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Estonia Pianos
Estonia Pianos
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What is the motivation behind this post? Does anyone know if the piano is an Estonia? More importantly, even if the piano is Estonia, when was it built? How has it been maintained?

Without knowing all the answers to the above, I can see no reason for this post about what the OP suggests is a bad sounding Estonia. The piano might have had terrible maintenance, terrible tuning, and be from the period long before Laul took over the company.

Almost everyone considers present day Estonias to be at a minimum very excellent instruments, so there seems little point for this post with such a provocative title.

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Originally Posted by pianoloverus
What is the motivation behind this post? Does anyone know if the piano is an Estonia? More importantly, even if the piano is Estonia, when was it built? How has it been maintained?

Without knowing all the answers to the above, I can see no reason for this post about what the OP suggests is a bad sounding Estonia. The piano might have had terrible maintenance, terrible tuning, and be from the period long before Laul took over the company.

Almost everyone considers present day Estonias to be at a minimum very excellent instruments, so there seems little point for this post with such a provocative title.
This is an "Estonia" grand piano from about 67-70. The last time I did tuning was it's in 2009. As eyewitnesses say, no one did any more tuning it's after that. The video shows the state final qualification examination (special piano). This is the hall of the music college in the city of Uralsk (RK).

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Originally Posted by Maximillyan
Originally Posted by pianoloverus
What is the motivation behind this post? Does anyone know if the piano is an Estonia? More importantly, even if the piano is Estonia, when was it built? How has it been maintained?

Without knowing all the answers to the above, I can see no reason for this post about what the OP suggests is a bad sounding Estonia. The piano might have had terrible maintenance, terrible tuning, and be from the period long before Laul took over the company.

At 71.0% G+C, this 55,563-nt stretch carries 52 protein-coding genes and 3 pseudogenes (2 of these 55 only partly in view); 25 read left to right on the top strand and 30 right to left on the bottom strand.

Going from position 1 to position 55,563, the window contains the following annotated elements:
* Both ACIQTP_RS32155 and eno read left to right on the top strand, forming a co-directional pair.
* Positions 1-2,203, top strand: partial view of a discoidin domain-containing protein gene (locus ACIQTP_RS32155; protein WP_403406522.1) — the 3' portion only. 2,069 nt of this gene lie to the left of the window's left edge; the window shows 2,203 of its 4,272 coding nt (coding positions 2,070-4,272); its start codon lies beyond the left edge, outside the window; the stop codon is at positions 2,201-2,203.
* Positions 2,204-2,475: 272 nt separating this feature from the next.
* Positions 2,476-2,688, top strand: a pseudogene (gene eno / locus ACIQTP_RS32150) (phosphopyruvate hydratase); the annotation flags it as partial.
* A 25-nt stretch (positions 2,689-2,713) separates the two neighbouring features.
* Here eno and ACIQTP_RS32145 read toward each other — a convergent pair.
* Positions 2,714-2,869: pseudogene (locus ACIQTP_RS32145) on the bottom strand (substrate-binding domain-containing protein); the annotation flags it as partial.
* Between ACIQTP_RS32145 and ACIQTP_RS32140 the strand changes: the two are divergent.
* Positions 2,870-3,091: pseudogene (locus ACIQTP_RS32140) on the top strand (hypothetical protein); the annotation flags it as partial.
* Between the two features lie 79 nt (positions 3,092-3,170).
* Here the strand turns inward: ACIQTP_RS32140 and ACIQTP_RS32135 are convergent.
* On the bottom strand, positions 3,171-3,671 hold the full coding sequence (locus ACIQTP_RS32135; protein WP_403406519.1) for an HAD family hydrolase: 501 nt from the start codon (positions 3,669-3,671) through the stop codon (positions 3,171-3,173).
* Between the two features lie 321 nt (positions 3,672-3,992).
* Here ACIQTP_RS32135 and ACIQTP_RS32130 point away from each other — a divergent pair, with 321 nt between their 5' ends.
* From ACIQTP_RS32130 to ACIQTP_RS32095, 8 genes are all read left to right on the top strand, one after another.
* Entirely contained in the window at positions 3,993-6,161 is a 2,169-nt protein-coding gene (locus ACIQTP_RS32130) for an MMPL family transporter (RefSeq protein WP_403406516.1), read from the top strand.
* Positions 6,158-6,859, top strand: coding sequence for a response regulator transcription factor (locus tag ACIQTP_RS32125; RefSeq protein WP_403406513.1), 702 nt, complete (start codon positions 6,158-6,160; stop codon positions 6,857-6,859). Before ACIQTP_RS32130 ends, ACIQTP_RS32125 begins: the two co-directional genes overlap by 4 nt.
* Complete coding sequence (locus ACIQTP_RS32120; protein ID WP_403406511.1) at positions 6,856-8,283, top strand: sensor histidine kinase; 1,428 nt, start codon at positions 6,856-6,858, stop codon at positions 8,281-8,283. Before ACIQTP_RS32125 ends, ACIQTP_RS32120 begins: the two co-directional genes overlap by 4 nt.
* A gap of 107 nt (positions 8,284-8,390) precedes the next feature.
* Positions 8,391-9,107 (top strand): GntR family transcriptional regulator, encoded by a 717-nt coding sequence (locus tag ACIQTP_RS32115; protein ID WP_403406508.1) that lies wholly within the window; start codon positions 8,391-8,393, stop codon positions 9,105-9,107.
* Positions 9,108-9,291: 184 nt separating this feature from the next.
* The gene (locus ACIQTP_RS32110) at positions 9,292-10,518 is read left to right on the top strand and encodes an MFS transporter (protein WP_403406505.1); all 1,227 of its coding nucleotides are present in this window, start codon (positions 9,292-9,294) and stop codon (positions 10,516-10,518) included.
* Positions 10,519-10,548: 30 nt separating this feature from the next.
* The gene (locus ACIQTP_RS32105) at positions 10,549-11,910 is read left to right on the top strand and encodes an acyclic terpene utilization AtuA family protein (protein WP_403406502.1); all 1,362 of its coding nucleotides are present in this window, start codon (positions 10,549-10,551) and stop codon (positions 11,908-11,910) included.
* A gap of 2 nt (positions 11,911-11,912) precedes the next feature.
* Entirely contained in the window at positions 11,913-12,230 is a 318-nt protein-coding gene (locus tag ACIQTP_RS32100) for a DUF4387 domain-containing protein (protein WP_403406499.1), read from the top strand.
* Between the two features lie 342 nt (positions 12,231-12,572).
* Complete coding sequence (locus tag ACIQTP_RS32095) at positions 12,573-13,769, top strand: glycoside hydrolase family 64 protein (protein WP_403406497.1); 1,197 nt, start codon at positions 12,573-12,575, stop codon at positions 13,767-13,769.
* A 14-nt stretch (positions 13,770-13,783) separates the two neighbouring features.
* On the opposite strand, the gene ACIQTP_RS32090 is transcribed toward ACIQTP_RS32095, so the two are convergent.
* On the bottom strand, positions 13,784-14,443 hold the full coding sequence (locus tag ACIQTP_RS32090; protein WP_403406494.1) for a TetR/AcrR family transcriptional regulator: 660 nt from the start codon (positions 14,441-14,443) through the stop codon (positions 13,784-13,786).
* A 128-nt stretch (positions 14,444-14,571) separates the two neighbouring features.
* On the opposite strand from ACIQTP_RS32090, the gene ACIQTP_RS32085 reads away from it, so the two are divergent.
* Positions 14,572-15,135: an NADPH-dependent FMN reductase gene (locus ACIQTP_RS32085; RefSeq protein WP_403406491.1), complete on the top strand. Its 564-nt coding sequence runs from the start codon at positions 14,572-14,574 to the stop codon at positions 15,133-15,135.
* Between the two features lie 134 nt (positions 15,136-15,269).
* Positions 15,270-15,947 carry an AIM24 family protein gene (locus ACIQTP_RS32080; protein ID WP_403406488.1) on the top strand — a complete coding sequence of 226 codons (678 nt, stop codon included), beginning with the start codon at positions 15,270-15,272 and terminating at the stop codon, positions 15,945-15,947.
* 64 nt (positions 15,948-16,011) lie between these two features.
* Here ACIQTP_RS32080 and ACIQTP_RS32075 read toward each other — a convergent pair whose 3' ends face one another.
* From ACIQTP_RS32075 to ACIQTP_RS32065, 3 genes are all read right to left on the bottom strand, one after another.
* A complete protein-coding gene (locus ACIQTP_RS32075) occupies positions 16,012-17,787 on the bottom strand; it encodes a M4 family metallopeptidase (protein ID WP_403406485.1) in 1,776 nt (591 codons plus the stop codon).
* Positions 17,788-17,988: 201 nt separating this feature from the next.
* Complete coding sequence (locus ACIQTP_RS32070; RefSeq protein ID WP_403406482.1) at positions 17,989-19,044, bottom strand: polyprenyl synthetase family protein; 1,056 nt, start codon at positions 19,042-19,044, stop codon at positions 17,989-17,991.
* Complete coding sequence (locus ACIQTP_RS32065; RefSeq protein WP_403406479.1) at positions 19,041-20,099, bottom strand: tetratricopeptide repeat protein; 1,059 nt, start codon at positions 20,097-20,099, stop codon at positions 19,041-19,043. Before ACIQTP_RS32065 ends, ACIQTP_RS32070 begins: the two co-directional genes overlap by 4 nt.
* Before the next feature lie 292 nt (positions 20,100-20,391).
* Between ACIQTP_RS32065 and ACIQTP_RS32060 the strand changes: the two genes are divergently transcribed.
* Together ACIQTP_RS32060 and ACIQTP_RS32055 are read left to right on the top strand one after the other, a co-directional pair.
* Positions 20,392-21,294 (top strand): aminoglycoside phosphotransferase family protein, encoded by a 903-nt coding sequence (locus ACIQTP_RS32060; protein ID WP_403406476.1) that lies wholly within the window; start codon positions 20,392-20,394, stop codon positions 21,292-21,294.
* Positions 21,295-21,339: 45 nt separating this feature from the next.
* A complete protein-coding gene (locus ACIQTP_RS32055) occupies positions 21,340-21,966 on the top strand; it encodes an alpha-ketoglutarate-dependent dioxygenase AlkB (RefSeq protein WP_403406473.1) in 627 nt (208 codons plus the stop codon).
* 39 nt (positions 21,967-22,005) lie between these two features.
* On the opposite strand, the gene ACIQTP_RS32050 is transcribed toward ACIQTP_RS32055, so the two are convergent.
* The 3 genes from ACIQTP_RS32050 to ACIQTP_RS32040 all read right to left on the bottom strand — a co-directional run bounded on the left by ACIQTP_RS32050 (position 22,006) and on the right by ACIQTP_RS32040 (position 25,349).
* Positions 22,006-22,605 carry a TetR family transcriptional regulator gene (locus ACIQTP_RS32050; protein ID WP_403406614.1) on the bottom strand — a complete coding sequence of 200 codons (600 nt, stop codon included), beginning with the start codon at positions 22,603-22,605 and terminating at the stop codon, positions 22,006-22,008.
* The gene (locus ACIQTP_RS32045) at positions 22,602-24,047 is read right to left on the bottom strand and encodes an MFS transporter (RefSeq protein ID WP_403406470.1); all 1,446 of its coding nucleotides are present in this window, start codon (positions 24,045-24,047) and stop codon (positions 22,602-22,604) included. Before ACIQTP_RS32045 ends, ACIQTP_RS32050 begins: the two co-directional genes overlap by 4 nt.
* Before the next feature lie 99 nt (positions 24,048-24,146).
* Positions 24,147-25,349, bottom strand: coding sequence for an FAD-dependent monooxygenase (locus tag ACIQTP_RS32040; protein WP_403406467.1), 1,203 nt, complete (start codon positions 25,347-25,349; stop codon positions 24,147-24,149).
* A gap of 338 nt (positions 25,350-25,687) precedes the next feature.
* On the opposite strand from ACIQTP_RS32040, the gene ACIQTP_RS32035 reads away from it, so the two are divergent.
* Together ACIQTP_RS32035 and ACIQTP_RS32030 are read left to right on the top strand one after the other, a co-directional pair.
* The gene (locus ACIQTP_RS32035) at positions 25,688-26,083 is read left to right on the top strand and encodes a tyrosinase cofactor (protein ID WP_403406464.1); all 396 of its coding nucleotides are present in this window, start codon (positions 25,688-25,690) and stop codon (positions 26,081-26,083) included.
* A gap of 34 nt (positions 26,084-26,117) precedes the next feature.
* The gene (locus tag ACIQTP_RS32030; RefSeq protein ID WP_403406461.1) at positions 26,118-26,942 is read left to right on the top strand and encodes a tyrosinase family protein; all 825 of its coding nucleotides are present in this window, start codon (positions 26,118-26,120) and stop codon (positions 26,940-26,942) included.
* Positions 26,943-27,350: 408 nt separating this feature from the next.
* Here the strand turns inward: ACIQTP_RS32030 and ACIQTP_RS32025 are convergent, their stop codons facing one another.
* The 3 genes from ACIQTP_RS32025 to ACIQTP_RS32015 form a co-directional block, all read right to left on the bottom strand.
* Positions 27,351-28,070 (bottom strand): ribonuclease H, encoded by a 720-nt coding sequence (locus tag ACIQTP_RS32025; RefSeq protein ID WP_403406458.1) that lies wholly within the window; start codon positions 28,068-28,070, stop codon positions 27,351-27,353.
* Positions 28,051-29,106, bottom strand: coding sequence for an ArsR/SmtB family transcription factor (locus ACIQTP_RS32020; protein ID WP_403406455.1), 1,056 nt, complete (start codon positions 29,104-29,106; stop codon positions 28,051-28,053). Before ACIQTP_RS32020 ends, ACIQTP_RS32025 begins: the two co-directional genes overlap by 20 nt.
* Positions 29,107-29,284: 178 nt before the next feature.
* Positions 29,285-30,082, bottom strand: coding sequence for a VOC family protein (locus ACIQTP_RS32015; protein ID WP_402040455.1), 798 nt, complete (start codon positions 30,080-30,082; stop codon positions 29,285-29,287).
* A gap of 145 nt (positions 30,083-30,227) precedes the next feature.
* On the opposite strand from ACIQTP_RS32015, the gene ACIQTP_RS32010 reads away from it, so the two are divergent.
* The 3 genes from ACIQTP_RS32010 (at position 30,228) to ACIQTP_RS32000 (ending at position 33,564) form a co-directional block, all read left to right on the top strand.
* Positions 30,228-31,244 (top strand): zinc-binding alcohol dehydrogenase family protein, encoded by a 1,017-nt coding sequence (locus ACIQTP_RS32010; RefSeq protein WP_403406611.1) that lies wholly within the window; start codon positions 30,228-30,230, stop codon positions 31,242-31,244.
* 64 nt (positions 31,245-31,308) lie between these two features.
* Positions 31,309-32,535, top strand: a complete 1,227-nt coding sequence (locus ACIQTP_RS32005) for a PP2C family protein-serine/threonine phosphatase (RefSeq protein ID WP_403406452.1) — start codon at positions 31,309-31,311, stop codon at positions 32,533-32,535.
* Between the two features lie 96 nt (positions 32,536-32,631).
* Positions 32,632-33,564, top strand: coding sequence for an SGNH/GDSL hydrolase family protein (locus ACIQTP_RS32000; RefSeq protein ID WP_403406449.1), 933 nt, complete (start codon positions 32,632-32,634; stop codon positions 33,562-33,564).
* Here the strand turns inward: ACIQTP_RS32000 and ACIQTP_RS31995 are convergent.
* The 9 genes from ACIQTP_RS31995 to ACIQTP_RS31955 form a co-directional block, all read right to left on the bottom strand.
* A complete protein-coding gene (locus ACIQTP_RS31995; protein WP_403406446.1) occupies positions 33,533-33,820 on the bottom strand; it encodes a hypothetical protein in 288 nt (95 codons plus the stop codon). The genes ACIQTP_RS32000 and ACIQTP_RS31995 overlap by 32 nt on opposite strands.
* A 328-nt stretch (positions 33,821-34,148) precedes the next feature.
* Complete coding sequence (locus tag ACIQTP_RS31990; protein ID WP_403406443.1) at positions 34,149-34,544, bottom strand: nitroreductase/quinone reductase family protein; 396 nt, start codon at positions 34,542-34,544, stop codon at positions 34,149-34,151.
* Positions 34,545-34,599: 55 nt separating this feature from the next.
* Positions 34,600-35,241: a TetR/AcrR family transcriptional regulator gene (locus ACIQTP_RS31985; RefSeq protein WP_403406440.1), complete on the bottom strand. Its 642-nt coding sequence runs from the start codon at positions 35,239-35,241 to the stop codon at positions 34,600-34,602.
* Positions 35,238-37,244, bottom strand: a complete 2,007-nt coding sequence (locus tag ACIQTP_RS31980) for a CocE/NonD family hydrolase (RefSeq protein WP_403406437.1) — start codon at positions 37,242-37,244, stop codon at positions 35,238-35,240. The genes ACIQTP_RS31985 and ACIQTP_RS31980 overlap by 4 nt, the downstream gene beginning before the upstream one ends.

Almost everyone considers present day Estonias to be at a minimum very excellent instruments, so there seems little point for this post with such a provocative title.
This is an "Estonia" grand piano from about 67-70. The last time I did tuning was it's in 2009. As eyewitnesses say, no one did any more tuning it's after that. The video shows the state final qualification examination (special piano). This is the hall of the music college in the city of Uralsk (RK).
So what is the purpose of posting a video of a 50+ year old Estonia that hasn't been tuned for 12 years?

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Originally Posted by pianoloverus
Originally Posted by Maximillyan
Originally Posted by pianoloverus
What is the motivation behind this post? Does anyone know if the piano is an Estonia? More importantly, even if the piano is Estonia, when was it built? How has it been maintained?

Without knowing all the answers to the above, I can see no reason for this post about what the OP suggests is a bad sounding Estonia. The piano might have had terrible maintenance, terrible tuning, and be from the period long before Laul took over the company.

Almost everyone considers present day Estonias to be at a minimum very excellent instruments, so there seems little point for this post with such a provocative title.
This is an "Estonia" grand piano from about 67-70. The last time I did tuning was it's in 2009. As eyewitnesses say, no one did any more tuning it's after that. The video shows the state final qualification examination (special piano). This is the hall of the music college in the city of Uralsk (RK).
So what is the purpose of posting a video of a 50+ year old Estonia that hasn't been tuned for 12 years?
more than obvious, I'm think: The piano is not tuned in a government office . Teachers of music are silent it about

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If that piano hasn't been tuned in 12 years it's in remarkably good tune, though it's obvious it wasn't tuned for this recital. Oh wait! You said the piano was built in 1967 - 1970, so this is a communist era Estonia. Again it sounds remarkably good for such an instrument, though it sounds like the hammers could be needled a bit to soften the sound. The pianist did a nice job on the Bach fugue.

Actually, most of the poor sound seems to be due to the video recorder used. No video recorder or phone could make any piano sound good from that distance and it's obvious there were no microphones for higher quality audio recording.

So your point in posting this is not to besmirch Estonia, but rather criticize the government for not maintaining their instruments. Is that correct?


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Originally Posted by Steve Chandler
If that piano hasn't been tuned in 12 years it's in remarkably good tune, though it's obvious it wasn't tuned for this recital. Oh wait! You said the piano was built in 1967 - 1970, so this is a communist era Estonia. Again it sounds remarkably good for such an instrument, though it sounds like the hammers could be needled a bit to soften the sound. The pianist did a nice job on the Bach fugue.